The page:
Hamas expresses desire to extend truce with Israel past initial four days

Deal provides for extra day’s pause for each 10 hostages freed; Netanyahu: Israel open to holding fire for up to 10 days in total, but offensive will then resume with full force

Palestinians wave Hamas flags in the West Bank city of Nablus as they celebrate the release of Palestinian security prisoners. as part of a deal between Israel and Hamas for the return of Israeli hostages, November 24, 2023. (AP Photo/Majdi Mohammed)
Palestinians wave Hamas flags in the West Bank city of Nablus as they celebrate the release of Palestinian security prisoners. as part of a deal between Israel and Hamas for the return of Israeli hostages, November 24, 2023. (AP Photo/Majdi Mohammed)

Hamas is seeking to extend the ongoing truce and hostage agreement beyond the initial four-day period, the terror group announced on Sunday night.

In a statement, the Palestinian terror group said it was hoping to extend the temporary ceasefire, which is currently scheduled to end on Monday night, in order to secure the release of more Palestinian security prisoners jailed by Israel.

The Qatar-negotiated deal between Israel and Hamas stipulates that 50 women and children taken hostage by Hamas during its October 7 onslaught must be freed over the course of a four-day ceasefire in exchange for 150 Palestinian female and underage security prisoners.

The deal also allows for both sides to agree to extend the truce by an additional day for every 10 hostages released after the initial 50, for a maximum of 100. In return, Israel will release up more security inmates by a ratio of three for every hostage.

Thus far, 39 Israeli hostages and 117 Palestinian prisoners have been released as part of the deal, not including an Israeli-Russian man and 19 foreign nationals freed from Gaza separately from the Israel-Hamas agreement.

The statement published by Hamas appeared to be the first time that Gaza’s ruling terror group has formally expressed its desire to extend the truce, which has allowed for the first break in the intense fighting since the outbreak of war.

Earlier Sunday, a Hamas source told AFP that the terror group was interested in extending the truce for 2-4 days, indicating that 20-40 more hostages may be freed this week.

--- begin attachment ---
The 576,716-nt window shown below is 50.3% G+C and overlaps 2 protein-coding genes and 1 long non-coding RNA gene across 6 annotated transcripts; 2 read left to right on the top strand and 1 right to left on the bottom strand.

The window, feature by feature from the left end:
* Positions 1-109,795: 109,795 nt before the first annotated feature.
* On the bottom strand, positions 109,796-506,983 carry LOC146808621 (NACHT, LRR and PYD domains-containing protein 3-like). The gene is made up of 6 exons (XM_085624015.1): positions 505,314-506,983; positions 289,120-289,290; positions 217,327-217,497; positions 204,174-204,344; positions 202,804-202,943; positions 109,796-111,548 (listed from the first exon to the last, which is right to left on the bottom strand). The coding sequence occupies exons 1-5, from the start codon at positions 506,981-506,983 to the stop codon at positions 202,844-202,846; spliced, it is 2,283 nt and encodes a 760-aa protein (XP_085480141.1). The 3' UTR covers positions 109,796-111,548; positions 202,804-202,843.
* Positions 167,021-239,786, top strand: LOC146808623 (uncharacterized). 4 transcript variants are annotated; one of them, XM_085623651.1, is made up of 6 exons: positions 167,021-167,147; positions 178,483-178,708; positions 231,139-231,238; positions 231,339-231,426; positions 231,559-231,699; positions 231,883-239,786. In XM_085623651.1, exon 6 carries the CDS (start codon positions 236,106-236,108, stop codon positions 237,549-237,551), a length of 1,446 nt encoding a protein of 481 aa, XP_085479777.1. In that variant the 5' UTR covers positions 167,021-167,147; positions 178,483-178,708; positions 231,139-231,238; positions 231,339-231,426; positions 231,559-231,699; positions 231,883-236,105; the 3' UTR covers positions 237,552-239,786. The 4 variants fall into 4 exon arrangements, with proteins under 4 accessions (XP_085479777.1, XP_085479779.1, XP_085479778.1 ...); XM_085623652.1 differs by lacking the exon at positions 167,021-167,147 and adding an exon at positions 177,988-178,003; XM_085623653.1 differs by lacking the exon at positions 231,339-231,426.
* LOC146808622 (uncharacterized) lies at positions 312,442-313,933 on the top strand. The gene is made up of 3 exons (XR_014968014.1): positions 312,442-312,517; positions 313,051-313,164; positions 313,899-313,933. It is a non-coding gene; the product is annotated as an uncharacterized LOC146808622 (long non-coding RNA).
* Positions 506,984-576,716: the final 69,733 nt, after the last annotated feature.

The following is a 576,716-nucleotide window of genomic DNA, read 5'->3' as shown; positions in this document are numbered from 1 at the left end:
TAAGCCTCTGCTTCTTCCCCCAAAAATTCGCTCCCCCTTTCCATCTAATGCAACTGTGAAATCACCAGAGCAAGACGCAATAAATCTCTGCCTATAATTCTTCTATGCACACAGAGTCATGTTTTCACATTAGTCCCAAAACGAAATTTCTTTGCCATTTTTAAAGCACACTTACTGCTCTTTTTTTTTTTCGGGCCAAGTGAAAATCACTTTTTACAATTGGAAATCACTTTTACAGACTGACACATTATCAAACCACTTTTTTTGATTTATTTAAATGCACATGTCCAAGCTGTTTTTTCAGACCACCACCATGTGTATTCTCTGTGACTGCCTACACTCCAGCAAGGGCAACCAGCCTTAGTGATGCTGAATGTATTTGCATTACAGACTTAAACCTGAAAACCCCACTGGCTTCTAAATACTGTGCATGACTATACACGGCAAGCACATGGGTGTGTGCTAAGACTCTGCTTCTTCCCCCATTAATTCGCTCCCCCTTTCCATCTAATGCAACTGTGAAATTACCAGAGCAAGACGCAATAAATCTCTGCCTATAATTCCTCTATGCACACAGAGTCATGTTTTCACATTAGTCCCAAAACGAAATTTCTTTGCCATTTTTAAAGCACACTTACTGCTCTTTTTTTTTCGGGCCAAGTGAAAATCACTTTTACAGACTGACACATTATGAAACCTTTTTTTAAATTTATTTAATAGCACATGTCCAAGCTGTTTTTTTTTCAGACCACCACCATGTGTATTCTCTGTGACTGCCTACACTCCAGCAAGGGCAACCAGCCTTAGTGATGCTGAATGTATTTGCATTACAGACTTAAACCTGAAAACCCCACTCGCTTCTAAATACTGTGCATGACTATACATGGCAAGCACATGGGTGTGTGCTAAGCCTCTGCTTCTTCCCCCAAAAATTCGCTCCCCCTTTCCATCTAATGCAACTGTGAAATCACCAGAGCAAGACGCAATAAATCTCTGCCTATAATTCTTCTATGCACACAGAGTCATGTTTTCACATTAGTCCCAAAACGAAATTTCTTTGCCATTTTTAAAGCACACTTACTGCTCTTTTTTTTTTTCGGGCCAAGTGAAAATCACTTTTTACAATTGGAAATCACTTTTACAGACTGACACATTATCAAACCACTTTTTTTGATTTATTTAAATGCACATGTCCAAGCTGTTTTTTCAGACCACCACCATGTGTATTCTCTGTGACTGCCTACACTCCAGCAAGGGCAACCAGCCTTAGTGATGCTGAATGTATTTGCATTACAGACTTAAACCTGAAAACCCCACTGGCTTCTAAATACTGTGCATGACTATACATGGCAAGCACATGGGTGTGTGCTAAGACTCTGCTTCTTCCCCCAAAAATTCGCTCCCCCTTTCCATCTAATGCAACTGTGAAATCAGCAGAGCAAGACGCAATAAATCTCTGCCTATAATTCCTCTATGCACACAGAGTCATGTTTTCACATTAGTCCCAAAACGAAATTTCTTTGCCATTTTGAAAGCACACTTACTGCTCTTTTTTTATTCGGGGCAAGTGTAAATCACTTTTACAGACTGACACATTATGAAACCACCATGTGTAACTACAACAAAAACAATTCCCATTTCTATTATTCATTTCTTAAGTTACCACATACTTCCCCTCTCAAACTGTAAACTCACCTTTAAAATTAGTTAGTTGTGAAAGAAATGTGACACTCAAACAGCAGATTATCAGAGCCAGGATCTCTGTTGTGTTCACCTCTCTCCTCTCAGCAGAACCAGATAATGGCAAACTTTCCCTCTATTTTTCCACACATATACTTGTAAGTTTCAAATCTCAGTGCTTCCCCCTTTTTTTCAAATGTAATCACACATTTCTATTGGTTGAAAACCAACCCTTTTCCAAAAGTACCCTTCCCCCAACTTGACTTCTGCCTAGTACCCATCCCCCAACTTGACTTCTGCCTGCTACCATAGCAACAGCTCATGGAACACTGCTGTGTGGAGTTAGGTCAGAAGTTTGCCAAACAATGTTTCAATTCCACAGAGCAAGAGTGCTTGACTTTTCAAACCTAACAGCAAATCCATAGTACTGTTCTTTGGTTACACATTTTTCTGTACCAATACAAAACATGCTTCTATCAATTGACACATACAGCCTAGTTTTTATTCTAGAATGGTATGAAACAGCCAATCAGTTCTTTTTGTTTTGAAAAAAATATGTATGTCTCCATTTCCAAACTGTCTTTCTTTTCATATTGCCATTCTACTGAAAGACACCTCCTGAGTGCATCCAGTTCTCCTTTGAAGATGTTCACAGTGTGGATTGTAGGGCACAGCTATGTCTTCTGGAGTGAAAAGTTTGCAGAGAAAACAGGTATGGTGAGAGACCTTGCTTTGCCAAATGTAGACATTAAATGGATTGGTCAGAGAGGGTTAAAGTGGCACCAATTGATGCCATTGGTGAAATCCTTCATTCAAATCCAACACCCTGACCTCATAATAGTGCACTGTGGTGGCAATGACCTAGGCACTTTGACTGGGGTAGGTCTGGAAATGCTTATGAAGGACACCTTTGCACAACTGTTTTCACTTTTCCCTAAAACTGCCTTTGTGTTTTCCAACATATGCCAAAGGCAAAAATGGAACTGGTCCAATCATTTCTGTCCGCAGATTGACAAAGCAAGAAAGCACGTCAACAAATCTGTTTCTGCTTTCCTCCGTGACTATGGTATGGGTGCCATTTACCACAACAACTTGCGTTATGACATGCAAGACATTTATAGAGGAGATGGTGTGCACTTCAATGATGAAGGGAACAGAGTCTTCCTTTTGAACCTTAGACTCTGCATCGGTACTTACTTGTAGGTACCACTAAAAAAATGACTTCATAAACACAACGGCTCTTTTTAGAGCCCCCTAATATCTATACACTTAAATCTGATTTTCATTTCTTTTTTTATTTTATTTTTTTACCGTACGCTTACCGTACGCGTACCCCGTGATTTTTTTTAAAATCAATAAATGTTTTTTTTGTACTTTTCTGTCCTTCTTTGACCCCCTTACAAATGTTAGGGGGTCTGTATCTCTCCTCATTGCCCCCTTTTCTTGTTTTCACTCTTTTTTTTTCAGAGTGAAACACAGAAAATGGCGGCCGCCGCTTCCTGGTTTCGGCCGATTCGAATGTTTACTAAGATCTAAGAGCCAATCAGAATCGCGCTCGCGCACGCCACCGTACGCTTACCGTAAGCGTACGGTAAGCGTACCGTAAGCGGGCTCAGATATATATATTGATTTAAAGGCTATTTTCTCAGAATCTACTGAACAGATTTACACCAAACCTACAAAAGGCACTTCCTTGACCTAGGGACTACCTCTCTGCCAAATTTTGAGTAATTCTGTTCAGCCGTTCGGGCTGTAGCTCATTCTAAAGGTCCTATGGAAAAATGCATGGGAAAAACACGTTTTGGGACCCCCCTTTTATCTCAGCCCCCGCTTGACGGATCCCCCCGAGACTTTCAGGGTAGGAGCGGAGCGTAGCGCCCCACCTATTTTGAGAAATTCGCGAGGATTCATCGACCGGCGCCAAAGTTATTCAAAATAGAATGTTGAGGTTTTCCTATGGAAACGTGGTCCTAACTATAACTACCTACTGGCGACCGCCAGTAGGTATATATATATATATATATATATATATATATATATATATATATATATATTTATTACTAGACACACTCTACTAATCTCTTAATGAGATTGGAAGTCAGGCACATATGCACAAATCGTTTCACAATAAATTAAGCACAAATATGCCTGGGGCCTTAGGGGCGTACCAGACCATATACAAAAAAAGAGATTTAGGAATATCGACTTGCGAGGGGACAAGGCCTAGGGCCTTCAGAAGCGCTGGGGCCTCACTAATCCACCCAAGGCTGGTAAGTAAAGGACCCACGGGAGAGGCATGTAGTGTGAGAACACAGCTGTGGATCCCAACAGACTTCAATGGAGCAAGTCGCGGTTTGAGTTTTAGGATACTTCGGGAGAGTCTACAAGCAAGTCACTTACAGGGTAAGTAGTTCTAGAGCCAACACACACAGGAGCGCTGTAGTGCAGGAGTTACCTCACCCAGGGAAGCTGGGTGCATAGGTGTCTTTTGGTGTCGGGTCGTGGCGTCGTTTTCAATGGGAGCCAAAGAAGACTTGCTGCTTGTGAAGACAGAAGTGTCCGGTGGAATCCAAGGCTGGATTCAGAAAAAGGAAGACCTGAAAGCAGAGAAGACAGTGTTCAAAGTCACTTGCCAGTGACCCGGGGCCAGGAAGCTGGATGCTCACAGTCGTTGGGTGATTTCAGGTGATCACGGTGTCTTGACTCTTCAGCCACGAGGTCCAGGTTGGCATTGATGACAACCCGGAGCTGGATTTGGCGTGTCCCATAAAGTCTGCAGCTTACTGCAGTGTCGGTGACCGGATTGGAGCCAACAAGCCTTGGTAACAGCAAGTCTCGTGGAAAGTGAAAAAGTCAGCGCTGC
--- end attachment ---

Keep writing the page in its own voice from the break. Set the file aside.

People cheer as a vehicle carrying hostages released by Hamas drives towards Hatzerim army base in Ofakim, southern Israel, on November 26, 2023, after they were released from Hamas captivity in the Gaza Strip. (Menahem Kahana/AFP)

The US also expressed hope Sunday that the truce will be extended for several more days, but noted that it was up to Hamas to ensure that it does, as Israel has already set out the conditions for doing so.

US National Security Adviser Jake Sullivan said in an interview on Sunday that the pause could be “extended for another day, or two days, or three days or even more.”

“The ball is in Hamas’s court on that because what Israel has said is that it is prepared to pause another day of fighting for every 10 hostages that Hamas releases,” he told ABC’s “This Week.”

“If the pause stops, the responsibility for that rests on the shoulders of Hamas, not on the shoulders of Israel,” the top Biden aide asserted.

He acknowledged that the truce has allowed Hamas the ability to “refit and retool” and to “generate propaganda” on social media.

Despite this, he later told NBC’s “Meet the Press,” the reason that Israel and Prime Minister Benjamin Netanyahu ultimately chose to accept the risks that accompany the hostage deal is “because of the benefit they’re getting, which are these incredible images of people being reunited with their families — the humanity of it, the sense of accomplishment of that and the possibility and promise that more and ultimately, all of the hostages will come home.”

Shortly after Hamas announced its desire to extend the truce, Netanyahu said in a video that he had told US President Joe Biden that he too is open to extending the current truce, but that once it is over, the IDF ground operation will return in full force.

“We brought home another group of hostages, children and women, and I am moved to the depths of my heart, the entire nation is, when we see families reunited,” he said in the video.

Netanyahu said he also told Biden that “at the end of the deal, we are returning full power to carry out our aims: destroy Hamas, ensure that Gaza won’t return to what it was, and of course to free all of our hostages.”

“I am sure that we will succeed in this mission — because we have no other choice,” he finished.

Following Hamas’s October 7 onslaught in southern Israel — in which thousands of terrorists burst through the border into Israel and killed at least 1,200 people, mostly civilians, and seized some 240 hostages — Israel vowed to root out Hamas from the Gaza Strip, where the group has ruled for the last 16 years.

The Jewish state launched an aerial campaign followed by a ground incursion, which has focused mainly on northern Gaza, but is expected to widen later in the war.

Although thousands of displaced Gazans have attempted to return to the remains of their homes in the northern part of the enclave, the IDF has remained adamant that the pause is temporary, and that the operation will resume with full force after the temporary truce is over.

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